Whether they're "132 years old," college educated or known biters — every famous weather-predicting groundhog in the U.S. is unique.

And every year, people anxiously watch as the groundhog exits its warm burrow and forecasts the weather for the six weeks to follow.

This year was no different when Punxsutawney Phil came out of hibernation and predicted an early spring -- the groundhog did not see his shadow, unlike in 2018.


Read on for more on the famous groundhogs who will reveal this year's forecasts on Feb. 2.

Punxsutawney Phil

"Punxsutawney Phil" has been around for more than a century.

"There has been only one Punxsutawney Phil. Punxsutawney Phil gets his longevity from drinking 'groundhog punch' (a secret recipe)," according to the Punxsutawney Groundhog Club. "One sip, which is administered every summer at the Groundhog Picnic, gives him seven more years of life."

The Pennsylvania club claims the creature is 132 years old.

Phil may be the "oldest" and most famous groundhog in the U.S., but that doesn't mean he's the most accurate.

The four-legged creature only has 39 percent accuracy, according to Stormfax Almanac's data.

Phil sees his shadow about 85 percent of the time. A look at records dating back to 1887, when the tradition started, show Phil has seen his shadow 104 times and hasn't seen it just 18 times. There are nine years that weren't reported.

Staten Island Chuck


Groundhog Staten Island Chuck is seen during a "Groundhog Day" event at the Staten Island Zoo in New York February 2, 2015. (REUTERS)

Chuck, formally known as Charles G. Hogg, lives in New York's Staten Island Zoo, and he's been known to be a bit grumpy.

In 2009, the moody rodent bit former New York Mayor Michael Bloomberg on the finger as the official reached into his cottage to bring him on stage.

Years later, another incident occurred.

During a 2014 Groundhog Day ceremony, New York Mayor Bill de Blasio dropped the animal, who had been secretly replaced with his granddaughter Charlotte. Days later, Charlotte died, though the zoo said it was unlikely the fall caused the death.

The next year, the zoo protected the creature with a layer of plexiglass, separating the animal from the mayor.

Jimmy the Groundhog

We have another biter.

Jimmy, the official groundhog of Sun Prairie, Wisconsin, famously bit the ear of then-Mayor Jonathan Freund as he was attempting to "listen" to the critter's prediction during a Groundhog Day celebration in 2015.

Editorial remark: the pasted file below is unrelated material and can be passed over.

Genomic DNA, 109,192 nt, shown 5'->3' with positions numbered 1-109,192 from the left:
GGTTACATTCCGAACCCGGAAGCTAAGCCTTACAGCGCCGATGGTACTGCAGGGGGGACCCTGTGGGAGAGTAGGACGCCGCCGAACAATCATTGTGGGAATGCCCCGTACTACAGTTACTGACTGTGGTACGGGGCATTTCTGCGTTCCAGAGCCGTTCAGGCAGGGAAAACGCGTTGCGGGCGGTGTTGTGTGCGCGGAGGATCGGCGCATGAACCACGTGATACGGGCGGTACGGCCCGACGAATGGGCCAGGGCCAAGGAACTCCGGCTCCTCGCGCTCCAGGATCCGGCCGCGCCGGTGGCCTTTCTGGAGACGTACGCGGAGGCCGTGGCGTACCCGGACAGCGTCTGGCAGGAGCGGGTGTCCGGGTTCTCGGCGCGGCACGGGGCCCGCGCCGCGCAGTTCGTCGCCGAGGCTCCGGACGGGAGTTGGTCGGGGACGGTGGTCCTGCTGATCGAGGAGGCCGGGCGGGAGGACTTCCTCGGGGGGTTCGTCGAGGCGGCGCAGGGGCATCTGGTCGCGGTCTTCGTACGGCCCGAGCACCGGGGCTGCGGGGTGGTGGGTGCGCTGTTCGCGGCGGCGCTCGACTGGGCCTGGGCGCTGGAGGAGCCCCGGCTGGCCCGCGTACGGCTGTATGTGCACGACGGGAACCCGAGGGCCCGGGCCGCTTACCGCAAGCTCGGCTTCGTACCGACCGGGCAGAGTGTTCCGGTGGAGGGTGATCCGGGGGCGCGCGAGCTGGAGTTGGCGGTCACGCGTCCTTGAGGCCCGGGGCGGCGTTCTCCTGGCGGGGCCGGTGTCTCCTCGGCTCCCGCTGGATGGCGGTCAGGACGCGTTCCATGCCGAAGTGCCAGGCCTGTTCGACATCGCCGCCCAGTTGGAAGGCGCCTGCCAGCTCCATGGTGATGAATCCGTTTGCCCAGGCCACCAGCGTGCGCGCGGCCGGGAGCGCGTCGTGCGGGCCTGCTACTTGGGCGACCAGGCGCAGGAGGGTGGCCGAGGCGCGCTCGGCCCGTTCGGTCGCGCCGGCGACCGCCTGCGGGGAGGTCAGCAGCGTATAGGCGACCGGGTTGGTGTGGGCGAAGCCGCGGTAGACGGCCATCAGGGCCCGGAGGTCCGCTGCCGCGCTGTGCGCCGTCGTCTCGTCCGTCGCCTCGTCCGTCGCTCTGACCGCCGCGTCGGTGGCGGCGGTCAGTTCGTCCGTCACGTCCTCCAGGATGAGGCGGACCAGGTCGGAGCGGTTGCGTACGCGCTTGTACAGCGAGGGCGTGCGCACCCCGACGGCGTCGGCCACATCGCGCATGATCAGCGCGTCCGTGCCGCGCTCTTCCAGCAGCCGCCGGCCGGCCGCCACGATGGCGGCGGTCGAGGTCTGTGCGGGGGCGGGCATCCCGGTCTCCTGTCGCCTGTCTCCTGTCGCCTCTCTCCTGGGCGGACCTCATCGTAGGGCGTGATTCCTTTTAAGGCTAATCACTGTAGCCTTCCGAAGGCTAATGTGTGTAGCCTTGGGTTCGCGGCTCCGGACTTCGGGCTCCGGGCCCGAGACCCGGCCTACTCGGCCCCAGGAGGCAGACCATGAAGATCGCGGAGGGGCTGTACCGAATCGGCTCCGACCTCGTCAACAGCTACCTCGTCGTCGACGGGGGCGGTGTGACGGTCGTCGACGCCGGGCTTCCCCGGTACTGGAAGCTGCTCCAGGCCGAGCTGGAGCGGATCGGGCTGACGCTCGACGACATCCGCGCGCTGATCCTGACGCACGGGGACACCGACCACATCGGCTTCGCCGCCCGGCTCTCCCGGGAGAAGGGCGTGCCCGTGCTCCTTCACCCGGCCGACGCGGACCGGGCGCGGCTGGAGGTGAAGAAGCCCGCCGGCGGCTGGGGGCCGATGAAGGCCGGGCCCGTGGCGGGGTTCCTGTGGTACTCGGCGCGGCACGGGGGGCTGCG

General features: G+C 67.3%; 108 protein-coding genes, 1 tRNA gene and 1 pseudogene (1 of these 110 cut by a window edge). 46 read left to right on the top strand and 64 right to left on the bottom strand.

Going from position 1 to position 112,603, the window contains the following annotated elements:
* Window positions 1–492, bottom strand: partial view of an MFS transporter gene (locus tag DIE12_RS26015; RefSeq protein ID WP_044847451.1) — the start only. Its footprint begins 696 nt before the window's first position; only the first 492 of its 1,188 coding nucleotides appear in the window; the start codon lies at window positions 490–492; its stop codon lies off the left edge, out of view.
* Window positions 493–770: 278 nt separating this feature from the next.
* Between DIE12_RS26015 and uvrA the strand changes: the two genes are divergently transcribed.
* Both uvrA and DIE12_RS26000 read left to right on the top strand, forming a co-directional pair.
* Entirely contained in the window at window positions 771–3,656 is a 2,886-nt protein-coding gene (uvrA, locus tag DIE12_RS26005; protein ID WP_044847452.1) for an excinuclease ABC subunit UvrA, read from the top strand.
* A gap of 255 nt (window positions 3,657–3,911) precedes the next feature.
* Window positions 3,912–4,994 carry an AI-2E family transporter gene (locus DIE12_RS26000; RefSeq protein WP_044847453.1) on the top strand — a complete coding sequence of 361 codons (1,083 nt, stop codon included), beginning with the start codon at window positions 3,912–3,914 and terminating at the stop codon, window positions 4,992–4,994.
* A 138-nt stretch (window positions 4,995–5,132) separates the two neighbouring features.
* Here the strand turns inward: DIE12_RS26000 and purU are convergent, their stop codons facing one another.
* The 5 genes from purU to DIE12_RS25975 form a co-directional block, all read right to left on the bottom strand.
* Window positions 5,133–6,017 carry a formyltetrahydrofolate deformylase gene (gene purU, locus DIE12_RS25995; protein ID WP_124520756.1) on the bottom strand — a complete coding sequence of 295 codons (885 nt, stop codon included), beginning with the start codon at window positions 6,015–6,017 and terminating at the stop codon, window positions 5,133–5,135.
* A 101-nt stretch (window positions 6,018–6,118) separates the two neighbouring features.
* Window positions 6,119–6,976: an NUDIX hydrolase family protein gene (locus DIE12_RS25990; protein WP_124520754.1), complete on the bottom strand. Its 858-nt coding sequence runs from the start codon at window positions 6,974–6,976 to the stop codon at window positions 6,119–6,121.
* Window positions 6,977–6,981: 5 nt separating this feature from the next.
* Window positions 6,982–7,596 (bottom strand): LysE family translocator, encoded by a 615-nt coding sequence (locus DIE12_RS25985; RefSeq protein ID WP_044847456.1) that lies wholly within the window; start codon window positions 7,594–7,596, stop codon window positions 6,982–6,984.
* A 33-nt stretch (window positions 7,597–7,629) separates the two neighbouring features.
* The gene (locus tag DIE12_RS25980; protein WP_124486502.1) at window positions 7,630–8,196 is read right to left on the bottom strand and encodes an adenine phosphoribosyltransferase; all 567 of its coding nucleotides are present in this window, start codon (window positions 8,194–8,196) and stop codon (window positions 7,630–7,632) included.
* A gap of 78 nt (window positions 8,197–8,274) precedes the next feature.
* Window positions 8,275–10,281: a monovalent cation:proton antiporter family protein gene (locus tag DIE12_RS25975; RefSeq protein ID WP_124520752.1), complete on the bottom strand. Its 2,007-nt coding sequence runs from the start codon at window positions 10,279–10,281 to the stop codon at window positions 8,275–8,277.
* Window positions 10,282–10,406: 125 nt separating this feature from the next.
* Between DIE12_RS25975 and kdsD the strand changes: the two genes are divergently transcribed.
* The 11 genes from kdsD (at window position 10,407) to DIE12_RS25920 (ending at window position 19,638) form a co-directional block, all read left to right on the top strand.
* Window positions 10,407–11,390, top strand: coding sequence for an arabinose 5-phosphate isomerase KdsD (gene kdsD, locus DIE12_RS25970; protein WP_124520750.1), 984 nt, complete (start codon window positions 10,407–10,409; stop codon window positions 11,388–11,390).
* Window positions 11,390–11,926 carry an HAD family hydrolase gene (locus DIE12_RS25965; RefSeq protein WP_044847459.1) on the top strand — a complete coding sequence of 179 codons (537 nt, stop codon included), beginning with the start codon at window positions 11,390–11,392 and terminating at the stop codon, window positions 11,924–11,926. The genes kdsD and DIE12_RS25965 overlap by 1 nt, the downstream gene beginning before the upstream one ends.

Videos of the incident went viral, prompting a warning from the USDA about capturing wild animals. The groundhog was then released back into the wild, Fox 6 reported in Jan. 2016.

City officials found an authorized replacement "Jimmy" a year later, and the celebrations continued, though Jimmy now remains in a cage during the ceremony as an added safety measure.

Buckeye Chuck

Buckeye Chuck is one of two famous groundhogs in the state of Ohio. Buckeye Chuck was declared the state's official Groundhog Day representative in 1979.

This furry rodent lives in Marion, Ohio, and clearly enjoys warm weather. He mainly predicts an early spring, though, unfortunately, he isn't always right.

General Beauregard Lee

Georgia's weather predicting groundhog, Gen. Beauregard Lee, may be the most educated of the bunch.

The wise groundhog, who recently moved to Dauset Trails Nature Center in Jackson, Ga., has received honorary doctorates from the University of Georgia for "Weather Prognostication" and Georgia State University for "Southern Groundology."

"He’s also been honored by the National Weather Service twice for his reliable forecasts," The Atlanta Journal-Constitution reports.

According to the Journal-Constitution, Beau is the “bachelor nephew” of the Yellow River Game Ranch's late groundhog, Gen. Lee, who held the post of "chief rodent prognosticator" for about a decade.

Chattanooga Chuck

Chattanooga Chuck is one of the Tennesee Aquarium's most popular residents. He has lived there for at least eight years.

But when it comes to making his weather prediction, Chuck gets plenty of assistance.

"Thanks to the following Tennessee Aquarium staff members: Christine Bock, lead horticulturist, Dave Collins, curator of forests, Kevin Calhoon, assistant curator of forests, Susie Grant, senior Educator, Bill Haley, education outreach coordinator, Rob Mottice, senior aquarist, Charlene Nash, horticulturist and Jennifer Taylor, entomologist. They help evaluate the weather proverbs," according to the aquarium's website.

Dunkirk Dave

Everyone in Chautauqua County, New York, knows "Dunkirk Dave."

The female groundhog, whose non-stage name is Sidewinder, rose to fame after she was featured in an article in the Dunkirk Evening Observer. The local newspaper is also responsible for coming up with the groundhog's famous nickname.

"I have used a groundhog for over 58 years to predict the coming of spring weather," owner Bob Will, a state-licensed wildlife rehabilitator, said in a statement online. "Dunkirk Dave is the second-longest predicting groundhog."

Thistle the Whistlepig

Thistle the Whistlepig is still a youngin', but she still knows how to get the job done.

The groundhog made her first weather prediction in 2016 at just 8 months old and she's continued the tradition ever since.

As the runt of the litter, Thistle was ignored by her mother and was eventually relocated to the museum, where she now lives with an adult male named Lake Erie Eddie.